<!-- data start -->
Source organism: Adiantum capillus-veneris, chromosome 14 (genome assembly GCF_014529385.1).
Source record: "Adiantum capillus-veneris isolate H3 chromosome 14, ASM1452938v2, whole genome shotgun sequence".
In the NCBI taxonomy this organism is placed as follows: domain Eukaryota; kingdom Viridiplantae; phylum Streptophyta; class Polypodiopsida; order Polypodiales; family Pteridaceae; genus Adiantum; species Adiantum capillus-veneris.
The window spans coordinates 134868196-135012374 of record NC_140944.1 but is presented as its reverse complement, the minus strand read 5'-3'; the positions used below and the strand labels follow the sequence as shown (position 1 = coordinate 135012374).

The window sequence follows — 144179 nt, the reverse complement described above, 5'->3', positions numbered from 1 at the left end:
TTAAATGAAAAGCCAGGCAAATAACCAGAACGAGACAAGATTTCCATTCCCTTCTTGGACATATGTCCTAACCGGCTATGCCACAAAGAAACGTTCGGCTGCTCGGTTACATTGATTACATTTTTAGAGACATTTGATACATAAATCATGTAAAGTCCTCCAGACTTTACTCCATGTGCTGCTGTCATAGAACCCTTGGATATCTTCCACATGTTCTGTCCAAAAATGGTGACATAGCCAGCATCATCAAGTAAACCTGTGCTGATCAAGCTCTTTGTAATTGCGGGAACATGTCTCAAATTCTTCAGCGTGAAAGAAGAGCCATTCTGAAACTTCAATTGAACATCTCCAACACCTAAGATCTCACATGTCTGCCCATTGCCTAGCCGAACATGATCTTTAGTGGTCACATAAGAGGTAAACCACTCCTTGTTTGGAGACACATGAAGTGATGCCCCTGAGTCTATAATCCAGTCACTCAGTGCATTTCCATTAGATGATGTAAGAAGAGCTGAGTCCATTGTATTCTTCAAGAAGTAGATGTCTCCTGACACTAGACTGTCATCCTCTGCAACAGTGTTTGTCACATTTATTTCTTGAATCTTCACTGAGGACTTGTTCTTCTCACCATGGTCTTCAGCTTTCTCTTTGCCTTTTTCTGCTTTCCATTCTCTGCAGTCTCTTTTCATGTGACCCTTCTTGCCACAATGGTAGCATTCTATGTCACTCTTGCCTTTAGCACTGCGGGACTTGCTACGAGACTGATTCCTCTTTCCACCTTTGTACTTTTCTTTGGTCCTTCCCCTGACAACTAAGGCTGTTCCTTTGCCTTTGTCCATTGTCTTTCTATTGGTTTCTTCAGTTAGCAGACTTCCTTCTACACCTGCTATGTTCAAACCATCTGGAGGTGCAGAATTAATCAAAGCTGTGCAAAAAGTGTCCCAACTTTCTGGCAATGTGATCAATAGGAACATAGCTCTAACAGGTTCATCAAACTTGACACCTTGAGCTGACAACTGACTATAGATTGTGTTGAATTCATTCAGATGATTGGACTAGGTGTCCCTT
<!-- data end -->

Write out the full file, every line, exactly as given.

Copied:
Source organism: Adiantum capillus-veneris, chromosome 14 (genome assembly GCF_014529385.1).
Source record: "Adiantum capillus-veneris isolate H3 chromosome 14, ASM1452938v2, whole genome shotgun sequence".
In the NCBI taxonomy this organism is placed as follows: domain Eukaryota; kingdom Viridiplantae; phylum Streptophyta; class Polypodiopsida; order Polypodiales; family Pteridaceae; genus Adiantum; species Adiantum capillus-veneris.
The window spans coordinates 134868196-135012374 of record NC_140944.1 but is presented as its reverse complement, the minus strand read 5'-3'; the positions used below and the strand labels follow the sequence as shown (position 1 = coordinate 135012374).

The window sequence follows — 144179 nt, the reverse complement described above, 5'->3', positions numbered from 1 at the left end:
TTAAATGAAAAGCCAGGCAAATAACCAGAACGAGACAAGATTTCCATTCCCTTCTTGGACATATGTCCTAACCGGCTATGCCACAAAGAAACGTTCGGCTGCTCGGTTACATTGATTACATTTTTAGAGACATTTGATACATAAATCATGTAAAGTCCTCCAGACTTTACTCCATGTGCTGCTGTCATAGAACCCTTGGATATCTTCCACATGTTCTGTCCAAAAATGGTGACATAGCCAGCATCATCAAGTAAACCTGTGCTGATCAAGCTCTTTGTAATTGCGGGAACATGTCTCAAATTCTTCAGCGTGAAAGAAGAGCCATTCTGAAACTTCAATTGAACATCTCCAACACCTAAGATCTCACATGTCTGCCCATTGCCTAGCCGAACATGATCTTTAGTGGTCACATAAGAGGTAAACCACTCCTTGTTTGGAGACACATGAAGTGATGCCCCTGAGTCTATAATCCAGTCACTCAGTGCATTTCCATTAGATGATGTAAGAAGAGCTGAGTCCATTGTATTCTTCAAGAAGTAGATGTCTCCTGACACTAGACTGTCATCCTCTGCAACAGTGTTTGTCACATTTATTTCTTGAATCTTCACTGAGGACTTGTTCTTCTCACCATGGTCTTCAGCTTTCTCTTTGCCTTTTTCTGCTTTCCATTCTCTGCAGTCTCTTTTCATGTGACCCTTCTTGCCACAATGGTAGCATTCTATGTCACTCTTGCCTTTAGCACTGCGGGACTTGCTACGAGACTGATTCCTCTTTCCACCTTTGTACTTTTCTTTGGTCCTTCCCCTGACAACTAAGGCTGTTCCTTTGCCTTTGTCCATTGTCTTTCTATTGGTTTCTTCAGTTAGCAGACTTCCTTCTACACCTGCTATGTTCAAACCATCTGGAGGTGCAGAATTAATCAAAGCTGTGCAAAAAGTGTCCCAACTTTCTGGCAATGTGATCAATAGGAACATAGCTCTAACAGGTTCATCAAACTTGACACCTTGAGCTGACAACTGACTATAGATTGTGTTGAATTCATTCAGATGATTGGACTAGGTGTCCCTT